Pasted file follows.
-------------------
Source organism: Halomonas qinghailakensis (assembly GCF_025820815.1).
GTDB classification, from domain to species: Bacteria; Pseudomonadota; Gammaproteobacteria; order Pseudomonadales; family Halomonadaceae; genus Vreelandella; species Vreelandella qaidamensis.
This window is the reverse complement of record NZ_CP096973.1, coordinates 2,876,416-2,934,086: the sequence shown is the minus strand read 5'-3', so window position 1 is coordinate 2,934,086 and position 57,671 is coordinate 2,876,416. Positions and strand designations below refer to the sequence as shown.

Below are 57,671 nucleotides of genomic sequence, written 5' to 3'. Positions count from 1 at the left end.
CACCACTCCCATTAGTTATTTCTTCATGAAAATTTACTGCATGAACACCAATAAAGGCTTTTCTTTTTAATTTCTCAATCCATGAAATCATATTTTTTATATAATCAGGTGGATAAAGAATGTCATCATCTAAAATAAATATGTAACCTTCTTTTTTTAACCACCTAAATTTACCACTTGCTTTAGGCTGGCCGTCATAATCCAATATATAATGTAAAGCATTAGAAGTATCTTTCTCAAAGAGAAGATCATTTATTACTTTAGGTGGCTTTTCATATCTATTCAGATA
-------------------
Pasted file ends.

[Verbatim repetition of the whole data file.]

Source organism: Halomonas qinghailakensis (assembly GCF_025820815.1).
GTDB classification, from domain to species: Bacteria; Pseudomonadota; Gammaproteobacteria; order Pseudomonadales; family Halomonadaceae; genus Vreelandella; species Vreelandella qaidamensis.
This window is the reverse complement of record NZ_CP096973.1, coordinates 2,876,416-2,934,086: the sequence shown is the minus strand read 5'-3', so window position 1 is coordinate 2,934,086 and position 57,671 is coordinate 2,876,416. Positions and strand designations below refer to the sequence as shown.

Below are 57,671 nucleotides of genomic sequence, written 5' to 3'. Positions count from 1 at the left end.
CACCACTCCCATTAGTTATTTCTTCATGAAAATTTACTGCATGAACACCAATAAAGGCTTTTCTTTTTAATTTCTCAATCCATGAAATCATATTTTTTATATAATCAGGTGGATAAAGAATGTCATCATCTAAAATAAATATGTAACCTTCTTTTTTTAACCACCTAAATTTACCACTTGCTTTAGGCTGGCCGTCATAATCCAATATATAATGTAAAGCATTAGAAGTATCTTTCTCAAAGAGAAGATCATTTATTACTTTAGGTGGCTTTTCATATCTATTCAGATA